Undeterred by a June shower, labor activists from across the country on Tuesday gathered at the AFL-CIO in Washington, D.C. before marching to the U.S. Trade Representative (USTR), demanding to see the text of the Trans-Pacific Partnership (TPP), a secret trade agreement between the U.S. and 11 other countries.
“President Obama said to his critics that if they wanted to see the text of the TPP, they could come see it any time. We’re going to test that theory today,” said AFL-CIO Executive Vice President Tefere Gebre to the crowd chanting “Show us the text! Show us the jobs.”
But they soon found out after marching to USTR and knocking on doors that, obviously, you can’t see it any time, as USTR refused to even open the doors.
“They didn’t show us the text. What are they hiding? They’re lying!” yelled Aarion Brown with the American Postal Workers Union.
“Even though this trade deal will affect 40 percent of the world’s GDP, and even though no prior trade deal USTR has negotiated has ever lived up to its promises, and even though the administration has promised that this would be the most progressive, transparent trade deal in history, we still can’t see the text.” said AFL-CIO Secretary-Treasurer Liz Shuler.
The Senate has recently voted to give President Obama fast-track negotiating authority to negotiate TPP and other trade deals that cannot be changed by Congress. The measure has been sent to the House of Representatives, which could vote on the measure any day now.
A major problem with TPP is that the administration, international corporations, and the governments of the 11 countries have been negotiating this trade deal behind closed doors. The text of the TPP is not available for the public or even U.S. lawmakers.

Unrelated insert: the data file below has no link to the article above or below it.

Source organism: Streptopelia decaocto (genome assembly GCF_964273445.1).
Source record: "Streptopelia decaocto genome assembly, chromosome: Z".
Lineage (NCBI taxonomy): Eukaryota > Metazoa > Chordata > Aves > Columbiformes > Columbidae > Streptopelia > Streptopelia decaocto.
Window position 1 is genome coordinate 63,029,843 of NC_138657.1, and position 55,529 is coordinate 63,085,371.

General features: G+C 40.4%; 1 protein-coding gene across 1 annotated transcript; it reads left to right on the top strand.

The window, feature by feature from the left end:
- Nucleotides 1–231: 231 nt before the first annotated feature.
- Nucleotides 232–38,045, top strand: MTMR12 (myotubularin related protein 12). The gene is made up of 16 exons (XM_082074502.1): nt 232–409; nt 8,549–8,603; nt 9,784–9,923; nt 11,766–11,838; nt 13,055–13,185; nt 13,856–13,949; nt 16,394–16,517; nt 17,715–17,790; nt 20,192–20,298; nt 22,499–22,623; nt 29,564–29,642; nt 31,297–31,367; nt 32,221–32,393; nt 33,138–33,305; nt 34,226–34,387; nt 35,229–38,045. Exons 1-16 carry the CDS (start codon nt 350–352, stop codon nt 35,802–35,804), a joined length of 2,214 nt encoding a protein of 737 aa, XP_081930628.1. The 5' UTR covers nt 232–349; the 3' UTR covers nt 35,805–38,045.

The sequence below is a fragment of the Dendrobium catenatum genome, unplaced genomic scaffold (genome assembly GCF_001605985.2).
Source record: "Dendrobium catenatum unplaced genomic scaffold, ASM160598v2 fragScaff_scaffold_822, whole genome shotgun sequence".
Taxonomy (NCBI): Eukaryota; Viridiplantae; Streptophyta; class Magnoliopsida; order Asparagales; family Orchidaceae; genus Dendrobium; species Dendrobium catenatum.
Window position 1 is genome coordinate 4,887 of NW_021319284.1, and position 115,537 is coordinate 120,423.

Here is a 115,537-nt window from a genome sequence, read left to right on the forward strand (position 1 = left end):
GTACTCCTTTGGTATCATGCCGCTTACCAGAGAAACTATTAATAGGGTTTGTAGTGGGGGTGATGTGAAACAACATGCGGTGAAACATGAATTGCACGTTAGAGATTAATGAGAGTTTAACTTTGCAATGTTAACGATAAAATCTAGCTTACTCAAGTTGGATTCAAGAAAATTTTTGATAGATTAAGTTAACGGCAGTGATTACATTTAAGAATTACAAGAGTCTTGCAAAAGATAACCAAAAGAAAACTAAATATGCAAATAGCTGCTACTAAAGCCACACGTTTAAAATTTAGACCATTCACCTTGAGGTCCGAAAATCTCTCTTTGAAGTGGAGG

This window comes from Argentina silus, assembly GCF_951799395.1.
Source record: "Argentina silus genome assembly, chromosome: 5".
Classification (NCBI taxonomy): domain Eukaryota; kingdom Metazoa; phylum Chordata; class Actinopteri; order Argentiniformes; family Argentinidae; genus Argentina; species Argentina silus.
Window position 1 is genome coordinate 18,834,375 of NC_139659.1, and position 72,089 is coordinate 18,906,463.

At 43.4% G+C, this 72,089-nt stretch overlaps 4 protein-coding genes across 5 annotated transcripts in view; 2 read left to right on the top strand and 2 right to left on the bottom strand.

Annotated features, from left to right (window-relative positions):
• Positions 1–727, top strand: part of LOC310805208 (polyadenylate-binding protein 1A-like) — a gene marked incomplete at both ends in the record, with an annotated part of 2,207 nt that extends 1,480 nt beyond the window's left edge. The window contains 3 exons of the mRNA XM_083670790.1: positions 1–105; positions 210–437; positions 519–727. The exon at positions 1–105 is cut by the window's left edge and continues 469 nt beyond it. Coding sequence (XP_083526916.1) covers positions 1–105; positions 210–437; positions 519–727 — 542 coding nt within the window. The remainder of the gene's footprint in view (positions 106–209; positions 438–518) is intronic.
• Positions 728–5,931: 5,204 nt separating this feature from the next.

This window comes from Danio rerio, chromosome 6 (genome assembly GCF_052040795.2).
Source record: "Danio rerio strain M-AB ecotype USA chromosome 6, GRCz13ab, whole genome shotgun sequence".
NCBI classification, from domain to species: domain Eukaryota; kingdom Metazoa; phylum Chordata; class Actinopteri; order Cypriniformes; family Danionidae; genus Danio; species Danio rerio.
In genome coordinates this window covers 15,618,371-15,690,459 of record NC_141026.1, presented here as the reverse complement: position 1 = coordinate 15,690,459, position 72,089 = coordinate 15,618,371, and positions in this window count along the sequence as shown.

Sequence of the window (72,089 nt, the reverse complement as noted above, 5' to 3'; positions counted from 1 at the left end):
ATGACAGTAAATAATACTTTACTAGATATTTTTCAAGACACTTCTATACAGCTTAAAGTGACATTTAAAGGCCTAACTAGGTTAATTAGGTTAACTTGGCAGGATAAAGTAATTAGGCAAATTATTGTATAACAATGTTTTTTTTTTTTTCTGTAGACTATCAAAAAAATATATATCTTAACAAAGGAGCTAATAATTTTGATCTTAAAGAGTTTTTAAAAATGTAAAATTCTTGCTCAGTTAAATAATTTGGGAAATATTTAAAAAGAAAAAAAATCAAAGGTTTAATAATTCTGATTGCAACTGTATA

“The Senate did what it did blindfolded,” Rep. Rosa DeLauro of Connecticut told the protesters. “It’s all about not wanting the American people to see what’s in this agreement because if they saw it they would reject it.”
“If this agreement is so great for American workers, you’d think the first people you would ask would be American workers,” said Rep. Lloyd Doggett of Texas who has been asking to the see the text for months. “The Vietnam politburo knows more about TPP than the U.S. Congress does.”
According to leaked documents, TPP would be much worse than NAFTA, which has killed more than 1 million American jobs on the heels of its 20th anniversary and has immensely widened the income gap between the rich and everyone else.
“We are not against trade deals,” Gebre said. “We are for trade deals that uplift everybody. We are against trade deals that bring us down.”
One particular provision would allow corporations to sue governments for taxpayers-funded compensation for “expected future profits.” There are about 9,000 foreign-owned companies in the U.S. and they will be empowered to sue governments here.
“This continues the great American tradition of corporations writing trade agreements, sharing them with almost nobody, so often at the expense of consumers, public health and workers,” Sen. Sherrod Brown has said.
One hair raising clause would push for greater privatization of public functions. Others would allow foreign food companies to import food to the U.S. without following the U.S. food and safety standards and would create new patent extensions for drug companies that would raise medicine prices for us all.
Communications Workers of America President Larry Cohen asked lawmakers who have not decided on how they should vote to choose.
“Are you on the side of the U.S. Chamber of Commerce or are you on the side of the American worker?” Cohen said.